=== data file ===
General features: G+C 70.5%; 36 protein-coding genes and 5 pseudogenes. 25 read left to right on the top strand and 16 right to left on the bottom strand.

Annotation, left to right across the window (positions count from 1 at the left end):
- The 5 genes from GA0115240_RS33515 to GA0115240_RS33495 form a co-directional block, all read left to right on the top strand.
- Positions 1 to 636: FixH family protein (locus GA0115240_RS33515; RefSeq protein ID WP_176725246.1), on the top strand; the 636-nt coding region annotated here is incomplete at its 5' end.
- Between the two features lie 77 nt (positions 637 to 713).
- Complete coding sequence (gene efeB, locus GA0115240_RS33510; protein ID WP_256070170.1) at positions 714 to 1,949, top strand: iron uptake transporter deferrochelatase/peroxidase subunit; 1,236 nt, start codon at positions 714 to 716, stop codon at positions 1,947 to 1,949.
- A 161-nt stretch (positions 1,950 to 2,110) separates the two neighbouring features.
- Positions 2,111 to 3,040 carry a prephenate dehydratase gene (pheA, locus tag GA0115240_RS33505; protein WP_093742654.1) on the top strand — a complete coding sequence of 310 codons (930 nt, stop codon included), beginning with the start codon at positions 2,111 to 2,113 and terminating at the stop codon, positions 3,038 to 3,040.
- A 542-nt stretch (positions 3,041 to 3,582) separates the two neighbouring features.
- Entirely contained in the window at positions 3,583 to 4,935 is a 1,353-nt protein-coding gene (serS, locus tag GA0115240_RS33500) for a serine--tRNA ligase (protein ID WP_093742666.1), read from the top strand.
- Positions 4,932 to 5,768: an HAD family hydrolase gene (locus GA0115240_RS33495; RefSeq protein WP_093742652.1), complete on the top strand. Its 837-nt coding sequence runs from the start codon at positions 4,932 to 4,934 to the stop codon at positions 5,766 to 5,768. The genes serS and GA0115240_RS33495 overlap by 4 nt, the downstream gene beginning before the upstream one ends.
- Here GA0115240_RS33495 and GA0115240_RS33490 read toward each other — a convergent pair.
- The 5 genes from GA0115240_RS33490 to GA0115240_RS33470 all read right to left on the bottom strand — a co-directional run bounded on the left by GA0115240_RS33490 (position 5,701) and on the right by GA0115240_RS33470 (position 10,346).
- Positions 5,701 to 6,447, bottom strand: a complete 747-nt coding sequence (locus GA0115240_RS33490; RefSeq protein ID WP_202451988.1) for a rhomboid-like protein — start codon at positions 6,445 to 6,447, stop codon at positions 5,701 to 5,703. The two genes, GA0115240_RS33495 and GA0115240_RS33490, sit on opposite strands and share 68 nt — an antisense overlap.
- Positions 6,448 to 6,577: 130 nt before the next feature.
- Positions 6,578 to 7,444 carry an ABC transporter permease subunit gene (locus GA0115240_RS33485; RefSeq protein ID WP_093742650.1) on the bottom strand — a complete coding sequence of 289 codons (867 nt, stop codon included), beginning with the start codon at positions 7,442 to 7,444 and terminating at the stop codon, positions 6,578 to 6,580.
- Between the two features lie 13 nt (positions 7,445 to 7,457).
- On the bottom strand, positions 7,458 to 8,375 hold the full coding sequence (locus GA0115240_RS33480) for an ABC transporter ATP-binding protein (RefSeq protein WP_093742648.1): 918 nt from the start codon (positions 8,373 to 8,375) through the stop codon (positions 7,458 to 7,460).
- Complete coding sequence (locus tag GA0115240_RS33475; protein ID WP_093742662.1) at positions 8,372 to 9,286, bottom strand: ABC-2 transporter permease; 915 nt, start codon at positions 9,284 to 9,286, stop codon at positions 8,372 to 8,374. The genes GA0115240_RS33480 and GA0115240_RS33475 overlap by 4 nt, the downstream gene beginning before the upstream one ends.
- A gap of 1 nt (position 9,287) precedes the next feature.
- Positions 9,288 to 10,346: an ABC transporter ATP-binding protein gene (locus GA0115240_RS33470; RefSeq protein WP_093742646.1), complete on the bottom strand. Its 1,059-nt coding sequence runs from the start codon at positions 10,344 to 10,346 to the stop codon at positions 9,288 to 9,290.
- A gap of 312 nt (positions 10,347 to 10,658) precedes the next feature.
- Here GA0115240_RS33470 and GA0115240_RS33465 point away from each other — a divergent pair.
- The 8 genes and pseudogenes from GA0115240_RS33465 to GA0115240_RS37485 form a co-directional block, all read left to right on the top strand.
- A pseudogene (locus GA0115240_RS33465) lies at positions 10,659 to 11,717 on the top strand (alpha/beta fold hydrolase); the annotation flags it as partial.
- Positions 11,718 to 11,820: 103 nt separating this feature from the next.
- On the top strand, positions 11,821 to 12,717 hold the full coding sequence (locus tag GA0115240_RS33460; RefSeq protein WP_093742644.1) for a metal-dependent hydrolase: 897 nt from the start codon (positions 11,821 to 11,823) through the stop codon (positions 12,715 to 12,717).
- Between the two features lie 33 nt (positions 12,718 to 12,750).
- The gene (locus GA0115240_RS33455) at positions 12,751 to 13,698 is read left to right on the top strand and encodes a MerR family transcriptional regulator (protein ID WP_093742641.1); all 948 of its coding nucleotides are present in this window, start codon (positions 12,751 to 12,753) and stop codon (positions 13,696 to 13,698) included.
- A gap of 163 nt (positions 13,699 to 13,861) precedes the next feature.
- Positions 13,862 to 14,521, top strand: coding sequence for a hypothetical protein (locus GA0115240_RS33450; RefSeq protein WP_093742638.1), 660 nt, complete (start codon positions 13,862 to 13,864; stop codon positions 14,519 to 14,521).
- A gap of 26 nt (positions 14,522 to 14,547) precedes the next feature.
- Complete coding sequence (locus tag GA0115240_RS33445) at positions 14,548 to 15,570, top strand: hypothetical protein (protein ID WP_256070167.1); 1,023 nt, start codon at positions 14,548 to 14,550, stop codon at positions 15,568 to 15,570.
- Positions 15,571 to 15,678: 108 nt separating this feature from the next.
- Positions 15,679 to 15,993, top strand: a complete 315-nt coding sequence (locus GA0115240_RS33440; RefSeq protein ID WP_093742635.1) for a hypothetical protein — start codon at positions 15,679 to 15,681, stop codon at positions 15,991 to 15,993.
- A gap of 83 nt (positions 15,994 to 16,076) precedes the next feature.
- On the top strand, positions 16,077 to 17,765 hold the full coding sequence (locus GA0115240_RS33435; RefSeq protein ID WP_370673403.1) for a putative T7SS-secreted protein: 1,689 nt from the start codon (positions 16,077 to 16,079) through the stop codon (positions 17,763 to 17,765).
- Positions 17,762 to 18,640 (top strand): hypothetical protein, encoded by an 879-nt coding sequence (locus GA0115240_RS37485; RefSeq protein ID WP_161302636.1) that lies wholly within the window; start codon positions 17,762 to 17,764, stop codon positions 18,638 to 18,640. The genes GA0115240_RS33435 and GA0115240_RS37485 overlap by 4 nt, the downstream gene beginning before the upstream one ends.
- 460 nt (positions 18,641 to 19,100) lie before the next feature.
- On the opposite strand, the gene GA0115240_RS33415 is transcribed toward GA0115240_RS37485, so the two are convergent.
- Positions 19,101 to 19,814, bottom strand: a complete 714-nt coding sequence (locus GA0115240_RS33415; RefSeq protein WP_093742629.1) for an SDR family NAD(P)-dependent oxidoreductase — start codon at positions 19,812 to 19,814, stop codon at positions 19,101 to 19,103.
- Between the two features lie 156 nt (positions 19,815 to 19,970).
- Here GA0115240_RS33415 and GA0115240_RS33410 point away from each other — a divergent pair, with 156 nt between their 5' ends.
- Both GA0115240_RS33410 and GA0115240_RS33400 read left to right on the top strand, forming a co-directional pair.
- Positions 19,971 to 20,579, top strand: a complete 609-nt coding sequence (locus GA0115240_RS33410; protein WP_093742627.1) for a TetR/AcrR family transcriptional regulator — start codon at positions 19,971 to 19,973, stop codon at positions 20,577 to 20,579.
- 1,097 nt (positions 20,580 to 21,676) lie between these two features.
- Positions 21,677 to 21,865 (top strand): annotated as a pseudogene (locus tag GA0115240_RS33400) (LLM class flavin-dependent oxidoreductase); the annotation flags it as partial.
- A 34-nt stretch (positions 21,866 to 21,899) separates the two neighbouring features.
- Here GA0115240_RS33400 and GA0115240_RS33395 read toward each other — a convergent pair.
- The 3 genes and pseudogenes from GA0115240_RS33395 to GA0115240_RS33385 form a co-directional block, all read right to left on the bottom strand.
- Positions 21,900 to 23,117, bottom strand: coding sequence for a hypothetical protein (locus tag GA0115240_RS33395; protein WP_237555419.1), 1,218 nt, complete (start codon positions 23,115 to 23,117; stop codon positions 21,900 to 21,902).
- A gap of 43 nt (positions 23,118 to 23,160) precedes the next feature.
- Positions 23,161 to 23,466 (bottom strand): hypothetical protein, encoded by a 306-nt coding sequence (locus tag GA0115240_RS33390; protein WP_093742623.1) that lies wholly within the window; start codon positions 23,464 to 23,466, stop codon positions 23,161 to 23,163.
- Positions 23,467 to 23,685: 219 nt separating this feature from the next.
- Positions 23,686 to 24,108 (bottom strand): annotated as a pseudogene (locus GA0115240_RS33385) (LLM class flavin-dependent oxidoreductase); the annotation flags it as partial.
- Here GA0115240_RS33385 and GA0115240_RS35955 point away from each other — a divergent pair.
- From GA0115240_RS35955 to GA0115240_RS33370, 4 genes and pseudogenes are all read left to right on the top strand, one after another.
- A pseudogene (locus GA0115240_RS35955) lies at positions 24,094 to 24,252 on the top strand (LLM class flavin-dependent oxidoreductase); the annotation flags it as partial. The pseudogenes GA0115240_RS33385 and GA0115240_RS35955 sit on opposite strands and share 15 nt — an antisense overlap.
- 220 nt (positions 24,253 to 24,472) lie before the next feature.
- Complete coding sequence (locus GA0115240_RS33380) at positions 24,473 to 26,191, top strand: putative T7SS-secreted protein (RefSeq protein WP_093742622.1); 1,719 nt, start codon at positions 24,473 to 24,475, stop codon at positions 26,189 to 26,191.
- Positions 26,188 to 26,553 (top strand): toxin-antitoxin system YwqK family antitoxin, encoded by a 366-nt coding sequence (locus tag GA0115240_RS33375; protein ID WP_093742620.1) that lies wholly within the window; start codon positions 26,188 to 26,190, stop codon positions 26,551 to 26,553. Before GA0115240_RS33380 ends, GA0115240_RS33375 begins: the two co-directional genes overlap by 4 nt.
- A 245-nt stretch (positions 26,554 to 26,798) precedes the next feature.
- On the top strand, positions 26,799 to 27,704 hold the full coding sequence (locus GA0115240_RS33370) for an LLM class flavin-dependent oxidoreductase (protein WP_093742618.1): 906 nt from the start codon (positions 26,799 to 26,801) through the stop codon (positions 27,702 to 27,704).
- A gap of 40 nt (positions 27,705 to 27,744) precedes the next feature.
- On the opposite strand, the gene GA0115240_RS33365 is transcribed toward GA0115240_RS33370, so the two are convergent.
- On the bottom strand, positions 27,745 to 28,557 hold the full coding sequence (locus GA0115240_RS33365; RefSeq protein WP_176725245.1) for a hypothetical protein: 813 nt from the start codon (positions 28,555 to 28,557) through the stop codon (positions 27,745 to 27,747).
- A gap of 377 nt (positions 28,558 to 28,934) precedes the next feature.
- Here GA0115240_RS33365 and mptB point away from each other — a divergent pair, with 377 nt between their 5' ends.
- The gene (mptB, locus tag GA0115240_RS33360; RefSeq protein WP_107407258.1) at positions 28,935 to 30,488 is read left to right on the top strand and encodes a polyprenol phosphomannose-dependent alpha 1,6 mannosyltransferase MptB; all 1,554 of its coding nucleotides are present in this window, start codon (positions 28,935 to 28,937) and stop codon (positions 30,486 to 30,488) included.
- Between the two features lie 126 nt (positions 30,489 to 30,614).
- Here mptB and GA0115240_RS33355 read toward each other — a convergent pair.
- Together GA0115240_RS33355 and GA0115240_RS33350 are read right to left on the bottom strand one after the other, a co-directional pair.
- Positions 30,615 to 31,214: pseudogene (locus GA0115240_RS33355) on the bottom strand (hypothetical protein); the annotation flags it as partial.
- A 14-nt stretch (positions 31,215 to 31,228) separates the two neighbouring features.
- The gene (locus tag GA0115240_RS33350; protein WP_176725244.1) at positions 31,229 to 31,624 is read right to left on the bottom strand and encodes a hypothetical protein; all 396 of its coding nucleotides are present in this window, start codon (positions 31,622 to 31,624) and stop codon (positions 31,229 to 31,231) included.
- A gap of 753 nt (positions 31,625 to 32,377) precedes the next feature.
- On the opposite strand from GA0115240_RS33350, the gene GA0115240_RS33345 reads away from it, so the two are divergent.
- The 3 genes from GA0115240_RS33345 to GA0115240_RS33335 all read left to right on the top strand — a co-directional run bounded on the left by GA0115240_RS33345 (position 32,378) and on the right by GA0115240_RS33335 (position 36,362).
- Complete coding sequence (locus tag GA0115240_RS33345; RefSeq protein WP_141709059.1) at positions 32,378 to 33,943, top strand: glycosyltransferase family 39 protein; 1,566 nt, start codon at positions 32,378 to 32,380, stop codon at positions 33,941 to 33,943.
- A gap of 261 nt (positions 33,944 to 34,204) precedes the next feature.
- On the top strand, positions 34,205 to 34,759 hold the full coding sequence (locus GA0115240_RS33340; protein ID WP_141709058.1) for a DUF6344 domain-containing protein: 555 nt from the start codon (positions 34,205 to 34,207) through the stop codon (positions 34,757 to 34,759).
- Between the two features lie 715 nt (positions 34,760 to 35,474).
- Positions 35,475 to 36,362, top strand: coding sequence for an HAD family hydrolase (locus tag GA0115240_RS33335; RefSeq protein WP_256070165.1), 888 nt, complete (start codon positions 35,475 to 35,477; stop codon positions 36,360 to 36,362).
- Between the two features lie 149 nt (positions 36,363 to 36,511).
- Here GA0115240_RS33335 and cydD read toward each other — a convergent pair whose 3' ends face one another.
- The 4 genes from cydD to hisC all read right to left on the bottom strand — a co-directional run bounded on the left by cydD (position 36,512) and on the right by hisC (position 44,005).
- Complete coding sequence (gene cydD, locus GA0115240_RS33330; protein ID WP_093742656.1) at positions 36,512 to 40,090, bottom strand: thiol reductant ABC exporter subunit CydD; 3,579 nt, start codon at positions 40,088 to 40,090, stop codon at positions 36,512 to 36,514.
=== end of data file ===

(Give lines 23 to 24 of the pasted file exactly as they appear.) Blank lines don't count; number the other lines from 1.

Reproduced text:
- Here GA0115240_RS33470 and GA0115240_RS33465 point away from each other — a divergent pair.
- The 8 genes and pseudogenes from GA0115240_RS33465 to GA0115240_RS37485 form a co-directional block, all read left to right on the top strand.